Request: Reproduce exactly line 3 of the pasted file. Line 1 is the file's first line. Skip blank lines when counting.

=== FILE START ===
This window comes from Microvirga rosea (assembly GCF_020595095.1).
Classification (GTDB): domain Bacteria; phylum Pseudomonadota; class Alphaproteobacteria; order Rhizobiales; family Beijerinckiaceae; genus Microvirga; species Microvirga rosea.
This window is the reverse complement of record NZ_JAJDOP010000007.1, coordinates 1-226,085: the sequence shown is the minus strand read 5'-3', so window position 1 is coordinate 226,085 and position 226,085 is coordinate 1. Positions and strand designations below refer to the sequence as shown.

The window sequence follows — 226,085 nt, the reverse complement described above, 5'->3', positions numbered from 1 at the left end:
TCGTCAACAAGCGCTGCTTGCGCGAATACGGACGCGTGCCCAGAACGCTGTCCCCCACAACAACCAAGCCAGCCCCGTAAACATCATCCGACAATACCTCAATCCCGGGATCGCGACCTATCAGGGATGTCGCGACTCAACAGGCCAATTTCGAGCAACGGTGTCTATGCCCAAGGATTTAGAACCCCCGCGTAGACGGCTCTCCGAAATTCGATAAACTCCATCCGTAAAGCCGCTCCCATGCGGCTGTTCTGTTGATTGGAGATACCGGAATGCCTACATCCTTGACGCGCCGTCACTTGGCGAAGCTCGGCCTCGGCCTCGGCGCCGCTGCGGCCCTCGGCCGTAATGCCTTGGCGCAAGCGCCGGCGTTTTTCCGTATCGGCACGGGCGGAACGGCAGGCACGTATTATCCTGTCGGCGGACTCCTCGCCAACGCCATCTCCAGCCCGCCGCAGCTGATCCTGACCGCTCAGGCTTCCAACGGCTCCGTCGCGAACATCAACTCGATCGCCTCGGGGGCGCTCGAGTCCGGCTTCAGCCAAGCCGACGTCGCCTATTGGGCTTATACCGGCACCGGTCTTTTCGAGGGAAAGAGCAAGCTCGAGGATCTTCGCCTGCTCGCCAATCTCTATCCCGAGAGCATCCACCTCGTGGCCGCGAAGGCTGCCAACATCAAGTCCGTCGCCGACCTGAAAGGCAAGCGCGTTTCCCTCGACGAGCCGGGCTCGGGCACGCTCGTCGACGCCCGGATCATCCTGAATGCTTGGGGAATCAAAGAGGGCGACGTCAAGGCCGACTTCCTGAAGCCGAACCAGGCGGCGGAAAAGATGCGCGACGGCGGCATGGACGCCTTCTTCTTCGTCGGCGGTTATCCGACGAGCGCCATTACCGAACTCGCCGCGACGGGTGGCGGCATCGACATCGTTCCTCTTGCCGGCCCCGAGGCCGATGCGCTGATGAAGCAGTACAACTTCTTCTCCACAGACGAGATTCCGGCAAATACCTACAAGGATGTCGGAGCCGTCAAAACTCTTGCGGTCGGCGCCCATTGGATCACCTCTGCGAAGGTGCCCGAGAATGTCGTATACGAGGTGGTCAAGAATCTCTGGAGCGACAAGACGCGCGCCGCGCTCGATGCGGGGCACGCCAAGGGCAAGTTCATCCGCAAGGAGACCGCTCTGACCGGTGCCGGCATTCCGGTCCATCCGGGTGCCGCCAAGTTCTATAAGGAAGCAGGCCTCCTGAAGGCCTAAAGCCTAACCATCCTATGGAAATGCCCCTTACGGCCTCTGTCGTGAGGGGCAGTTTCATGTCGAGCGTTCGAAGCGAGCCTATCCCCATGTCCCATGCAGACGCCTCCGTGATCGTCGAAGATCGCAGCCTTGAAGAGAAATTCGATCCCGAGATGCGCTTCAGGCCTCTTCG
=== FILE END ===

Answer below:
This window is the reverse complement of record NZ_JAJDOP010000007.1, coordinates 1-226,085: the sequence shown is the minus strand read 5'-3', so window position 1 is coordinate 226,085 and position 226,085 is coordinate 1. Positions and strand designations below refer to the sequence as shown.